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European Consortium Announced CMOS Success For Microelectronic Fabrication

A pan-European consortium has announced that phase-one targets have been met under its CMOS photonics project, paving the way for the technology to be used in a variety of applications.




A consortium launched by the European Commission in 2008 now has 19 partners which have exceeded or met its phase-one goals for the large-scale complementary metal oxide semiconductor (CMOS) photonics project.

Leader of the HELIOS pan-European consortium Leti announced the development, which is a step closer in developing microelectronics fabrication processes which will be used for integrating photonics with CMOS circuits.

It is hoped that this will then enable the technology to be used for a variety of groups. CMOS technology is already used in microcontrollers, microprocessors, digital logic circuits and static random access memory.

CMOS technology has a number of advantageous benefits, one of which is its low static power consumption - with significant power only taken when the transistors in the device are switching between on and off states.

This means that not as much waste heat is produced. It also has high noise immunity.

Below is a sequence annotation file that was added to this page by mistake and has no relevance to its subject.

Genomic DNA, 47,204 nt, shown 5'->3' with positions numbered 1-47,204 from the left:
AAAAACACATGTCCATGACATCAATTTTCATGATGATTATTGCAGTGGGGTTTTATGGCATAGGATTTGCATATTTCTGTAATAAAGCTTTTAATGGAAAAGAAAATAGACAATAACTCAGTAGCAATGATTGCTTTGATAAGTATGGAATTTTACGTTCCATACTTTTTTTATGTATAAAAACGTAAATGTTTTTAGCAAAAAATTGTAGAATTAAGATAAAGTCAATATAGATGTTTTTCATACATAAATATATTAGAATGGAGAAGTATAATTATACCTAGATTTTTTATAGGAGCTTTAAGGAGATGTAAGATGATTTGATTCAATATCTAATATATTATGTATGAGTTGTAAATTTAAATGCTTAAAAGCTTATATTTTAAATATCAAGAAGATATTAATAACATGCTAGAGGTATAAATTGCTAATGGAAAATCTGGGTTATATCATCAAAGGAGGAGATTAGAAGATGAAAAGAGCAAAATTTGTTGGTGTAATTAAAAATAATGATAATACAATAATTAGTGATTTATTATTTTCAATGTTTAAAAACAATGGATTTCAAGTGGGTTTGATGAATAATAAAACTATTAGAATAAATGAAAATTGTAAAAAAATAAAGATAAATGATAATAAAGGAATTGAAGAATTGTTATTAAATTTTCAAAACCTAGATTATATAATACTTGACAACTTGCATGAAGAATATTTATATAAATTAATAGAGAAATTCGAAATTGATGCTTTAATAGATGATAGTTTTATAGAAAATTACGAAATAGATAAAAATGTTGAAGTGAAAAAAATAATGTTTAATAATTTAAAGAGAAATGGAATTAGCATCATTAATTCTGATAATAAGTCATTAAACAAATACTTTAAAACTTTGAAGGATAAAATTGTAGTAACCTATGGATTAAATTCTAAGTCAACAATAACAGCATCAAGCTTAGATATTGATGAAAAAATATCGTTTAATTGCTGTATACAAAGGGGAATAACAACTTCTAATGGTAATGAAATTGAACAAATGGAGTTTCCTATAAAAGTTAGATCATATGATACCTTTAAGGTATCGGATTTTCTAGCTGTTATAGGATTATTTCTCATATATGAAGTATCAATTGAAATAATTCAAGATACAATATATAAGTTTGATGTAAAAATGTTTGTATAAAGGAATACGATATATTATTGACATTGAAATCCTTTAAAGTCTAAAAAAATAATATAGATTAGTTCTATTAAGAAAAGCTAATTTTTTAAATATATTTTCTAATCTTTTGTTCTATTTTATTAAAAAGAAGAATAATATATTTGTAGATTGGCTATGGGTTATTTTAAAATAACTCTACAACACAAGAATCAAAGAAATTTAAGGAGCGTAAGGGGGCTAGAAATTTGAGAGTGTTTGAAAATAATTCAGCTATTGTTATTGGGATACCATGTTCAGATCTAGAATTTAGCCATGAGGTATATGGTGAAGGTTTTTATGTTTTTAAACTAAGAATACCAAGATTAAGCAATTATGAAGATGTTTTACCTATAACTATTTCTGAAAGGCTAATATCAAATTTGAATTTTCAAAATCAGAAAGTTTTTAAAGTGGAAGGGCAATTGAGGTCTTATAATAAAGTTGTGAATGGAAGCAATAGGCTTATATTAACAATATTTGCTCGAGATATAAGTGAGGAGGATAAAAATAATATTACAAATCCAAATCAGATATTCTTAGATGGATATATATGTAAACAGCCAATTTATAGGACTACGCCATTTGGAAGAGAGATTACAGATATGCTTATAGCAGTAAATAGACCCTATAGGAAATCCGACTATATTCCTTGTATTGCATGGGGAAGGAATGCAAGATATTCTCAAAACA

Successful benchmarks reached by the partners - some of whom are the University of Barcelona, Technical University of Vienna and the University of Trento - include the demonstration of a high-efficiency grating coupler which shows a three decibel bandwidth of 80 nanometres.

Another achievement includes the demonstration of germanium photodiode bandwidth of 90 gigahertz.

Commenting on the CMOS project, Laurent Malier, chief executive officer of Leti, said: "Europe has a well-established photonics-components industry and it is strategically important for us to maintain photonic chip design and chip-integrating functions that provide new opportunities for our microelectronics companies and enable us to compete with other countries."

The developments could lead to low-cost technology for applications such as optical sensing and communications, optical signal processing and optical interconnections between circuit boards and semiconductor chips.

Essential building blocks will also be progressed; the integration of III-V semiconductors on silicon - aluminium nitride, indium arsenide, gallium nitride and boron phosphide are to name a few.

Portable device lifetime and energy savings could be made if superior semiconductor materials could be exploited in silicon devices. CMOS engineers think some III-Vs could be used to cut power consumption without sacrificing chip speed because of their higher electron mobility properties.ADNFCR-2855-ID-19561817-ADNFCR
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